(PhysOrg.com) -- Race cars have long provided a testing ground for driving technology that we eventually see in passenger cars on the road. To this end, an engineering team in Lancashire, England, is hoping to give cow power a place in mass-produced consumer automobiles by creating a race car that runs on cow manure. Yep, there are hopes that by processing cow waste and using it to fuel cars, it can reduce the impact of two things that contribute to global warming.
Using cow power to win a rally championship may seem like a tall order, but these engineers are up to the challenge. Gas 2.0 offers this on the process of getting a race car to run on cow waste:
The process, which has been gaining attention worldwide, uses fermented cow poop and anaerobic digesters to provide natural gas fuel. Rally racing is an intense form of motorsports that pushes car on-and-off road, and racers quickly figure out what does or doesn't work. Oacktec has already developed hybrid-electric motors for Honda, so they plan on using a Honda Civic Hybrid to compete within a year.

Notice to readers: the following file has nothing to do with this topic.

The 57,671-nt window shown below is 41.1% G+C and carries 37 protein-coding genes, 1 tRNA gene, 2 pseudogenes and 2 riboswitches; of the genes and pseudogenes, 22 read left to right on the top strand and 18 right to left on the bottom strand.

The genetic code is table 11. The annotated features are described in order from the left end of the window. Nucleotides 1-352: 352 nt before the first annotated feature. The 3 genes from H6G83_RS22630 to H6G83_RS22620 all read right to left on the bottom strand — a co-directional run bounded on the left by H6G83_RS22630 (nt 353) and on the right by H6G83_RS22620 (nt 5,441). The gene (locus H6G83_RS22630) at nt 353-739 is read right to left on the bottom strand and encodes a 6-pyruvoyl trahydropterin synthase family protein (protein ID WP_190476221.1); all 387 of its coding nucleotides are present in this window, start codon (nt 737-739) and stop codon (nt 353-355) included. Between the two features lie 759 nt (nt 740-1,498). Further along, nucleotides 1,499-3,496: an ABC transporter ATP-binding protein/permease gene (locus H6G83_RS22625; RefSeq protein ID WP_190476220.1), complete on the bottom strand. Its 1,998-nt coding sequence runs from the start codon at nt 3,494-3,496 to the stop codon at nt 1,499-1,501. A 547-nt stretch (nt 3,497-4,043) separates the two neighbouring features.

In the end, there are hopes that using hybrids on the race track could provide an advantage. Electric motors offer lots of torque that could send cars out of corners faster, providing an advantage of seconds -- which are precious to race car drivers. Using a hybrid car that runs partially on cow manure may provide an interesting alternative to current gasoline-electric hybrids. But we'll first have to see how cow power performs on the racetrack.
© 2009 PhysOrg.com
Explore further: Engineering new vehicle powertrains